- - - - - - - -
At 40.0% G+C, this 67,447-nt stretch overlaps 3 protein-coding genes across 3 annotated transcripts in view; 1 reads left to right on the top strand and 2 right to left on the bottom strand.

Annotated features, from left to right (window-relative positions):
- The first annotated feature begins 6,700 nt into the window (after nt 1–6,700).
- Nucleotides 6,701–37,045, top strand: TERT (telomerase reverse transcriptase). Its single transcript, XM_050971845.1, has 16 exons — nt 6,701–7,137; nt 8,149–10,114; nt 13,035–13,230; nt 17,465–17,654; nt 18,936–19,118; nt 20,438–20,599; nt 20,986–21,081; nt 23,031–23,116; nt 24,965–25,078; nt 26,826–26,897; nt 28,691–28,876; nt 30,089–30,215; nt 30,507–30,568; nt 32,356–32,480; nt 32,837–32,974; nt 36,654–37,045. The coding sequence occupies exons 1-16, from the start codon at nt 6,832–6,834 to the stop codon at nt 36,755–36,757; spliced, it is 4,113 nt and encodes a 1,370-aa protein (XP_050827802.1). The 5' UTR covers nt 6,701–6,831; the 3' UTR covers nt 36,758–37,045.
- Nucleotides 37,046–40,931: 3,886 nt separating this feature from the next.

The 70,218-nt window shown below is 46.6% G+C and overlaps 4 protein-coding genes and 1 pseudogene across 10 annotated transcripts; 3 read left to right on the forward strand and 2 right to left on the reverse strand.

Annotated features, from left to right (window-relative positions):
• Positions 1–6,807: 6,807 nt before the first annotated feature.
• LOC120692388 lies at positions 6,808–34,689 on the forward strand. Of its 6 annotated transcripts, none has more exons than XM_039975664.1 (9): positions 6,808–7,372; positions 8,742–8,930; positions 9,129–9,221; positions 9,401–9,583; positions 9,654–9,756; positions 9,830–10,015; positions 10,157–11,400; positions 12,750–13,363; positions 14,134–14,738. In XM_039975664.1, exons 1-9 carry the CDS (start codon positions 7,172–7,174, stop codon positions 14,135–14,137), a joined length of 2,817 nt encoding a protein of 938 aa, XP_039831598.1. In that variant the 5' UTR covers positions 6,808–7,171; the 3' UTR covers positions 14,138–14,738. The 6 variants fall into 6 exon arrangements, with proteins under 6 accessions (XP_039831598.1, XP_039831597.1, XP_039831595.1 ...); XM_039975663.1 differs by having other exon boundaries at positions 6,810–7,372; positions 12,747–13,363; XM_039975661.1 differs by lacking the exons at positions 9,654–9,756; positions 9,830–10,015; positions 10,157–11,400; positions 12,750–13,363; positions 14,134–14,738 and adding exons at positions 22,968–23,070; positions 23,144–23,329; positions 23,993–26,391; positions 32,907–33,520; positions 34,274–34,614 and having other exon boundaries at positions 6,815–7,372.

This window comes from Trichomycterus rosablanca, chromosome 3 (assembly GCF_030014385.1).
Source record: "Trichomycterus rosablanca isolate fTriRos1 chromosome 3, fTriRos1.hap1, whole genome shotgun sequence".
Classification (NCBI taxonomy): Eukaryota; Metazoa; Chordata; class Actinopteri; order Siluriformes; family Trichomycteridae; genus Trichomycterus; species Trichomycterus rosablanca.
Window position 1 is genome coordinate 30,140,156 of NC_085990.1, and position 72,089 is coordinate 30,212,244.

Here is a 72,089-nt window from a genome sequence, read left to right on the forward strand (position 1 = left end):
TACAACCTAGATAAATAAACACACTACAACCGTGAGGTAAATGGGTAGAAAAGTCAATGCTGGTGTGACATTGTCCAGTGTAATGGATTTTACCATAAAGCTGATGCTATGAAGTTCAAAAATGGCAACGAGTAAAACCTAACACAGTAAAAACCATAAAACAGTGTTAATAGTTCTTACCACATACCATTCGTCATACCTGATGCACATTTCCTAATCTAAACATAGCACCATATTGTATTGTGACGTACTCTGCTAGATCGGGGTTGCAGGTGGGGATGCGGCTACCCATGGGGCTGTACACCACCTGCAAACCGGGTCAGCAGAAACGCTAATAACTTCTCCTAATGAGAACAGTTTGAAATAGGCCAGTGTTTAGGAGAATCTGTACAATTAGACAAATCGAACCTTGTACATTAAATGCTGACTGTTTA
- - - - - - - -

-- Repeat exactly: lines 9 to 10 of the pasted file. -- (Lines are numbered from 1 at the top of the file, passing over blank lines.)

• LOC120692388 lies at positions 6,808–34,689 on the forward strand. Of its 6 annotated transcripts, none has more exons than XM_039975664.1 (9): positions 6,808–7,372; positions 8,742–8,930; positions 9,129–9,221; positions 9,401–9,583; positions 9,654–9,756; positions 9,830–10,015; positions 10,157–11,400; positions 12,750–13,363; positions 14,134–14,738. In XM_039975664.1, exons 1-9 carry the CDS (start codon positions 7,172–7,174, stop codon positions 14,135–14,137), a joined length of 2,817 nt encoding a protein of 938 aa, XP_039831598.1. In that variant the 5' UTR covers positions 6,808–7,171; the 3' UTR covers positions 14,138–14,738. The 6 variants fall into 6 exon arrangements, with proteins under 6 accessions (XP_039831598.1, XP_039831597.1, XP_039831595.1 ...); XM_039975663.1 differs by having other exon boundaries at positions 6,810–7,372; positions 12,747–13,363; XM_039975661.1 differs by lacking the exons at positions 9,654–9,756; positions 9,830–10,015; positions 10,157–11,400; positions 12,750–13,363; positions 14,134–14,738 and adding exons at positions 22,968–23,070; positions 23,144–23,329; positions 23,993–26,391; positions 32,907–33,520; positions 34,274–34,614 and having other exon boundaries at positions 6,815–7,372.

This window comes from Trichomycterus rosablanca, chromosome 3 (assembly GCF_030014385.1).